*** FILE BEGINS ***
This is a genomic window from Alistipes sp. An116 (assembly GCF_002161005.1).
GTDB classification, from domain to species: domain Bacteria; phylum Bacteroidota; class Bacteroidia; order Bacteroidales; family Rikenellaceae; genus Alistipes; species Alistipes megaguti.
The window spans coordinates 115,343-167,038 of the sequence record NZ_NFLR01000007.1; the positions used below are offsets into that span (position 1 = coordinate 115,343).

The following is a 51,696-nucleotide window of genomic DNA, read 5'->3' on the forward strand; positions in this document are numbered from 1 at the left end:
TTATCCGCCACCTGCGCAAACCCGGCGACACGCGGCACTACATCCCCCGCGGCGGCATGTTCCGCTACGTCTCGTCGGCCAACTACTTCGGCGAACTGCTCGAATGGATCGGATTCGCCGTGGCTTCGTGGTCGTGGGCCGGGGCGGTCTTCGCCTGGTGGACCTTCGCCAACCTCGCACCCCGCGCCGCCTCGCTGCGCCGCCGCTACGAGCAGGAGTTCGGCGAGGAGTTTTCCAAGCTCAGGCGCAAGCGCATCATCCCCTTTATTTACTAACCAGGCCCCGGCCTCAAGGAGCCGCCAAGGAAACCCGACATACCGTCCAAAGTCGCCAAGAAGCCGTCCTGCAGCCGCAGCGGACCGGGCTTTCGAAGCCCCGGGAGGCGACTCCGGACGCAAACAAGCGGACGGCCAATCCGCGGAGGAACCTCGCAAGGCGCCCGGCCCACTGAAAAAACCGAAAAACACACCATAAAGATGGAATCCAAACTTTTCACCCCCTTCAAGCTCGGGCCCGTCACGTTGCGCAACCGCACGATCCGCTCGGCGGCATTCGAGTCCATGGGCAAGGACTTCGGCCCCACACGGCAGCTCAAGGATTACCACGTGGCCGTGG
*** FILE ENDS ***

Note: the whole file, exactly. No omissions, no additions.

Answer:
This is a genomic window from Alistipes sp. An116 (assembly GCF_002161005.1).
GTDB classification, from domain to species: domain Bacteria; phylum Bacteroidota; class Bacteroidia; order Bacteroidales; family Rikenellaceae; genus Alistipes; species Alistipes megaguti.
The window spans coordinates 115,343-167,038 of the sequence record NZ_NFLR01000007.1; the positions used below are offsets into that span (position 1 = coordinate 115,343).

The following is a 51,696-nucleotide window of genomic DNA, read 5'->3' on the forward strand; positions in this document are numbered from 1 at the left end:
TTATCCGCCACCTGCGCAAACCCGGCGACACGCGGCACTACATCCCCCGCGGCGGCATGTTCCGCTACGTCTCGTCGGCCAACTACTTCGGCGAACTGCTCGAATGGATCGGATTCGCCGTGGCTTCGTGGTCGTGGGCCGGGGCGGTCTTCGCCTGGTGGACCTTCGCCAACCTCGCACCCCGCGCCGCCTCGCTGCGCCGCCGCTACGAGCAGGAGTTCGGCGAGGAGTTTTCCAAGCTCAGGCGCAAGCGCATCATCCCCTTTATTTACTAACCAGGCCCCGGCCTCAAGGAGCCGCCAAGGAAACCCGACATACCGTCCAAAGTCGCCAAGAAGCCGTCCTGCAGCCGCAGCGGACCGGGCTTTCGAAGCCCCGGGAGGCGACTCCGGACGCAAACAAGCGGACGGCCAATCCGCGGAGGAACCTCGCAAGGCGCCCGGCCCACTGAAAAAACCGAAAAACACACCATAAAGATGGAATCCAAACTTTTCACCCCCTTCAAGCTCGGGCCCGTCACGTTGCGCAACCGCACGATCCGCTCGGCGGCATTCGAGTCCATGGGCAAGGACTTCGGCCCCACACGGCAGCTCAAGGATTACCACGTGGCCGTGG